This paper explains the role of fusion centers in counterterrorism and strategies after the American terror attack of the 11/September/2001. It, also, explores the recommendations that should be exercised in the current responsibility and the effect of strengthening the attitude of the fusion centers to implement the critical operation capabilities. Suggestions have been made that there should be establishment of unified National Network of Fusion Centers that have the capacity to share information in a professional manner with the federal government together with other local and state entities (Harper, 2012). Fusion Centers simply are exchange of information hubs in the United States that are capable of fighting crime and terrorism through gathering data from various sources. They involve an efficient and sustained mechanism to exchange information and intelligence, full usage of resources, and make more efficient (operations United States Congress House of Represen, 2015). Counterterrorism is a combined strategy to prevent terrorist instances from happening.
Despite the current role of Fusion Centers, additional improvements are essential and they include reduction of facilities (fusion centers) countrywide to maximize on the effort of the counterterrorism progression through increasing funding to the centers that are not included in the 31 urban areas at risk of attack. Besides, there is need for providing enough requirements for relentless counterterrorism efforts both at the state and local levels to facilitate shifting and maintain productivity. Information consideration should happen on the basis of strategic analysis rather than tactical analysis (Harper, 2012).
According to the findings of Kinard (2012), capability gaps identified during the baseline capability assessment is currently focused on by the federal government to support the justification and to help the fusion centers in arriving at enhanced stage of the ability of all the four critical operation capabilities and protection. A range of resources and services like a guide book, best practices, templates, sample guidelines, workshops and some training sessions were provided by the Department of Homeland Security in cooperation with federal interagency partners to support fusion center in amplification of Critical Operational Capabilities (Peteritas, 2015).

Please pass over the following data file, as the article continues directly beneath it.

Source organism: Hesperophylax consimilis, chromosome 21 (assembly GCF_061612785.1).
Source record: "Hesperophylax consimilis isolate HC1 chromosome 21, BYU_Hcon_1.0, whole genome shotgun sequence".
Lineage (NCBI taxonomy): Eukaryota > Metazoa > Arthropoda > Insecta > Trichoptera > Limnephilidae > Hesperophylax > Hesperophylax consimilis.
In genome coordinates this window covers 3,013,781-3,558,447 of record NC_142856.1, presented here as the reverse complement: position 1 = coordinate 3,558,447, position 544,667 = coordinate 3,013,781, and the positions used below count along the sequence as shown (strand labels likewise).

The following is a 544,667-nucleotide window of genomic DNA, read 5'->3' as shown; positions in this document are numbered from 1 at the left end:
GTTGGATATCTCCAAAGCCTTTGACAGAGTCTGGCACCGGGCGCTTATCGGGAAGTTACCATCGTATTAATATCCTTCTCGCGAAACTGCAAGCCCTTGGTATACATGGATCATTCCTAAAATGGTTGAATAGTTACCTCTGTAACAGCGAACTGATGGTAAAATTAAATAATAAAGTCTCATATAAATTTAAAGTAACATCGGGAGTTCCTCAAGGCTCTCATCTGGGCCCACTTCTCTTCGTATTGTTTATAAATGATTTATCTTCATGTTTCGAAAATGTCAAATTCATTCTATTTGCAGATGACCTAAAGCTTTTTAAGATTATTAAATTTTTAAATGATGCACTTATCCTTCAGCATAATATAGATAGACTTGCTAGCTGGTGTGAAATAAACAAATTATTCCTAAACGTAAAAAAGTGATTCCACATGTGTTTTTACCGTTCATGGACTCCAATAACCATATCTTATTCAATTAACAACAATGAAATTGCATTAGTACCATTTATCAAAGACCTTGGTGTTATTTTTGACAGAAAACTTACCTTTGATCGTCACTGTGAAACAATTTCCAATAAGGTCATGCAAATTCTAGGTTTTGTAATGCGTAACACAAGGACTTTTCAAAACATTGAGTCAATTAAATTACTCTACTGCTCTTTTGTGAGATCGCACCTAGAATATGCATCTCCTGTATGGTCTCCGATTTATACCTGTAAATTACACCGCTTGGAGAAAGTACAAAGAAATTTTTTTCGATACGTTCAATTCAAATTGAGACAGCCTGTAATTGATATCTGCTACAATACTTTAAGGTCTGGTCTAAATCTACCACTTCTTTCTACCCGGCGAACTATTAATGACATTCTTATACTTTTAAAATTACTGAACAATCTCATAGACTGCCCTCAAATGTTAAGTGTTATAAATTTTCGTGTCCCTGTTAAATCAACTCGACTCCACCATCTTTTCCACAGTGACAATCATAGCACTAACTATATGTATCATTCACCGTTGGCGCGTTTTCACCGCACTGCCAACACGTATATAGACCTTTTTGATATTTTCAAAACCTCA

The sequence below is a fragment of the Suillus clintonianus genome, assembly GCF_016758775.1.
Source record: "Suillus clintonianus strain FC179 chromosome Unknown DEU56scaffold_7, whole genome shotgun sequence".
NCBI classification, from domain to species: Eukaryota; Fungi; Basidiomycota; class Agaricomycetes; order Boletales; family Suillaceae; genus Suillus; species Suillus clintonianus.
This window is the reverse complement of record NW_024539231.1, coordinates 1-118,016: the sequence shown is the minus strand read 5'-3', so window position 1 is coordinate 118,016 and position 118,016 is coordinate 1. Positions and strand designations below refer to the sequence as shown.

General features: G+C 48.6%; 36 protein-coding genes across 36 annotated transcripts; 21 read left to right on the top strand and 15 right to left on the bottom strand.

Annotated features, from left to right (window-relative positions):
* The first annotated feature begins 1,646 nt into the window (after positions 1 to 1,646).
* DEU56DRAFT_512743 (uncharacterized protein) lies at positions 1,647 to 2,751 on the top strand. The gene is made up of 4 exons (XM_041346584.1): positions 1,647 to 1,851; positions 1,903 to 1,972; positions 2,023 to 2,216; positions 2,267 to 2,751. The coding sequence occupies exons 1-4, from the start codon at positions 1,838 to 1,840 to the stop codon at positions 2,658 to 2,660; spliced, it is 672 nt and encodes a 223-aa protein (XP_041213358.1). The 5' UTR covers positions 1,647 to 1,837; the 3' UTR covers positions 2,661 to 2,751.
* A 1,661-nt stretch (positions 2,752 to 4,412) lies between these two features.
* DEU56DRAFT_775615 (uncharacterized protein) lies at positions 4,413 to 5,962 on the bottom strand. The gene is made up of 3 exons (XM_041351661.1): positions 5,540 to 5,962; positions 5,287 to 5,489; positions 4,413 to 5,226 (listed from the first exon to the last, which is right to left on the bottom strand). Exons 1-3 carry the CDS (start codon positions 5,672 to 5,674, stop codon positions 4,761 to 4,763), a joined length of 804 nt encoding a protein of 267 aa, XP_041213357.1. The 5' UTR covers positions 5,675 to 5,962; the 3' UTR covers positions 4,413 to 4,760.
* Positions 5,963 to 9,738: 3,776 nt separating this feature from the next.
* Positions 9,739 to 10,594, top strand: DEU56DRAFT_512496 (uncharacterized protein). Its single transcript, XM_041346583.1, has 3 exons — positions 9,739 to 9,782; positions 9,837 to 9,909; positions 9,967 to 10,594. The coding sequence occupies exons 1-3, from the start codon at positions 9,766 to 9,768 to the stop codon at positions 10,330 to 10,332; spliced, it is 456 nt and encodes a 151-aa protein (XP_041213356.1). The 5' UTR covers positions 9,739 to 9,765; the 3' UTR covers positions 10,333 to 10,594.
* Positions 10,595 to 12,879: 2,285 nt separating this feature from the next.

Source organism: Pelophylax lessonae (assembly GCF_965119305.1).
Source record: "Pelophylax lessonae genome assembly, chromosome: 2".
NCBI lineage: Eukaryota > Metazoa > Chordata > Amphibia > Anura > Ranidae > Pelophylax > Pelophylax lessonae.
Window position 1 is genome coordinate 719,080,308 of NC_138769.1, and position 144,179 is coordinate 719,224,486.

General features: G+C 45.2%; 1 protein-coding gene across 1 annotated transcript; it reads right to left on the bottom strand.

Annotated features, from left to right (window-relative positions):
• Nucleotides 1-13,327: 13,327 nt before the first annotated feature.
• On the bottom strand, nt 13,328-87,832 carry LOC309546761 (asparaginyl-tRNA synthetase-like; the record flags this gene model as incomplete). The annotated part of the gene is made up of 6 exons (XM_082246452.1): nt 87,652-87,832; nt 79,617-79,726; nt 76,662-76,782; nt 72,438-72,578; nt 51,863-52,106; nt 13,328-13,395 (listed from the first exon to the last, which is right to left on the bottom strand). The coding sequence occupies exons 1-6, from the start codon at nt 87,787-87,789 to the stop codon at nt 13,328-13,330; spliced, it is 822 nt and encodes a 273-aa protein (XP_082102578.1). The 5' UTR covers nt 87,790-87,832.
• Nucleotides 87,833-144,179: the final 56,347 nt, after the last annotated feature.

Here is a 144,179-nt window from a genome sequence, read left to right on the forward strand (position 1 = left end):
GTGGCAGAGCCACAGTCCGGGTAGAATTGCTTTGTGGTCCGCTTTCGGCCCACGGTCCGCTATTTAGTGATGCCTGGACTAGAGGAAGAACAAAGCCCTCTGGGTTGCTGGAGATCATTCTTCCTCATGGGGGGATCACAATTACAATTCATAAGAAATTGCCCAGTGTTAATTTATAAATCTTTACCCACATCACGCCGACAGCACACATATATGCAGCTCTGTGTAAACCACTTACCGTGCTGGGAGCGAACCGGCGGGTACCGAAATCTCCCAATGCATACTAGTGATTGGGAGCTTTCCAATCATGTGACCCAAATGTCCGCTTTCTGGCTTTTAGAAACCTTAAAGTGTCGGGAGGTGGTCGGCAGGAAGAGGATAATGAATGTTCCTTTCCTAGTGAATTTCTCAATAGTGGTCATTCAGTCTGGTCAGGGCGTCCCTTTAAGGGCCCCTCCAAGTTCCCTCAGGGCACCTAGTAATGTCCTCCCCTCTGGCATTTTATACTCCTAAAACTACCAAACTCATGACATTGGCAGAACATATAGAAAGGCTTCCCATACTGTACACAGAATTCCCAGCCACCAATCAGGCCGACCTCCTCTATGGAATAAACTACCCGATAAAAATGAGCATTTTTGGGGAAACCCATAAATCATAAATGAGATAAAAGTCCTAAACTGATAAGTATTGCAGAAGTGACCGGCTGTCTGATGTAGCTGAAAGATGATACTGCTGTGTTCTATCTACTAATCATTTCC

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The focus of the fusion centers was changed to include four major areas of the critical operational capabilities, which perform various functions such as receiving information, analyzing, disseminating and gathering it. The convenient method used to prevent terrorism attacks was dissemination of information to the public on what to do when one encounters or comes across a suspicious event or person (Saari, 2012). A nationwide suspicious reporting activity initiative was created to help create awareness to the general public on how to identify and avert the risks. This exercise served as an example of the efforts by one of the CoCs to stop terrorism.
Role of Fusion Centers has been questioned by both private and public for its inability to clearly identify a single case providing intelligence that can disorganize a terrorist plot since its establishment in 2003. The assessment conducted in 2012 concluded that Fusion Centers had not performed a significant federal counterterrorism effort, information in most case in reported in time and often infringed on private citizen liberties (Kinard, 2012) And the intelligence usually originates from the perilously created sources at a time which is not relative to terrorism; instead they focus on criminal strategies like drug smuggling, gang activities as well human trafficking. The issue of funds allocation is as well greatly criticized. The inability of local fusion centers to build up the need the critical capabilities of contributing to the federal counterterrorism efforts.
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